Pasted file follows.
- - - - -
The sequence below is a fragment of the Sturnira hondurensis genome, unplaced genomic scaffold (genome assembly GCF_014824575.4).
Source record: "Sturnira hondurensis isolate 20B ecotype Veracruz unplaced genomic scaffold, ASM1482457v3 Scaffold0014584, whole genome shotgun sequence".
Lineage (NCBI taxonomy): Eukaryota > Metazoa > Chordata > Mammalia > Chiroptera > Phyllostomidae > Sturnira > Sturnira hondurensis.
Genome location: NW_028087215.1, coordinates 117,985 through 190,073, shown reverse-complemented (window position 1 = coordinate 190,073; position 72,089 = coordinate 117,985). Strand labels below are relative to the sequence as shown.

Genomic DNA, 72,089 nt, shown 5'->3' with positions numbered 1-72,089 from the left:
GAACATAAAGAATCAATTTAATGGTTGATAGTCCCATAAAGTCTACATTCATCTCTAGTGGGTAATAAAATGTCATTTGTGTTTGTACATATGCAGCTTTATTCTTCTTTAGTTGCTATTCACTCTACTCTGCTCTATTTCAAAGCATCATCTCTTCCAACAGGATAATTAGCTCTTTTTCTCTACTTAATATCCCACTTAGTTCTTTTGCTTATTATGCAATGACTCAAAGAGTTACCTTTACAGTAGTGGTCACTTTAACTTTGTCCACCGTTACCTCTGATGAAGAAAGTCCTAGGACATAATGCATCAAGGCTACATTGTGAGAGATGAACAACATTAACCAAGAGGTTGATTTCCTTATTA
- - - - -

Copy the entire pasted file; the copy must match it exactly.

The sequence below is a fragment of the Sturnira hondurensis genome, unplaced genomic scaffold (genome assembly GCF_014824575.4).
Source record: "Sturnira hondurensis isolate 20B ecotype Veracruz unplaced genomic scaffold, ASM1482457v3 Scaffold0014584, whole genome shotgun sequence".
Lineage (NCBI taxonomy): Eukaryota > Metazoa > Chordata > Mammalia > Chiroptera > Phyllostomidae > Sturnira > Sturnira hondurensis.
Genome location: NW_028087215.1, coordinates 117,985 through 190,073, shown reverse-complemented (window position 1 = coordinate 190,073; position 72,089 = coordinate 117,985). Strand labels below are relative to the sequence as shown.

Genomic DNA, 72,089 nt, shown 5'->3' with positions numbered 1-72,089 from the left:
GAACATAAAGAATCAATTTAATGGTTGATAGTCCCATAAAGTCTACATTCATCTCTAGTGGGTAATAAAATGTCATTTGTGTTTGTACATATGCAGCTTTATTCTTCTTTAGTTGCTATTCACTCTACTCTGCTCTATTTCAAAGCATCATCTCTTCCAACAGGATAATTAGCTCTTTTTCTCTACTTAATATCCCACTTAGTTCTTTTGCTTATTATGCAATGACTCAAAGAGTTACCTTTACAGTAGTGGTCACTTTAACTTTGTCCACCGTTACCTCTGATGAAGAAAGTCCTAGGACATAATGCATCAAGGCTACATTGTGAGAGATGAACAACATTAACCAAGAGGTTGATTTCCTTATTA